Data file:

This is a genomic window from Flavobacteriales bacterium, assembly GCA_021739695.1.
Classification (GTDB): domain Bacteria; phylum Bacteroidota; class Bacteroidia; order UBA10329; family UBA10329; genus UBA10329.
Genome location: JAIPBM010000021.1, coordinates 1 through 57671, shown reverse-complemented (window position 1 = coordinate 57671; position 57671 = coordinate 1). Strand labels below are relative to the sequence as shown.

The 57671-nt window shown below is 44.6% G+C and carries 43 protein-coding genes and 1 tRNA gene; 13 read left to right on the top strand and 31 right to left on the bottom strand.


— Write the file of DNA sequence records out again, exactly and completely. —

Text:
This is a genomic window from Flavobacteriales bacterium, assembly GCA_021739695.1.
Classification (GTDB): domain Bacteria; phylum Bacteroidota; class Bacteroidia; order UBA10329; family UBA10329; genus UBA10329.
Genome location: JAIPBM010000021.1, coordinates 1 through 57671, shown reverse-complemented (window position 1 = coordinate 57671; position 57671 = coordinate 1). Strand labels below are relative to the sequence as shown.

The 57671-nt window shown below is 44.6% G+C and carries 43 protein-coding genes and 1 tRNA gene; 13 read left to right on the top strand and 31 right to left on the bottom strand.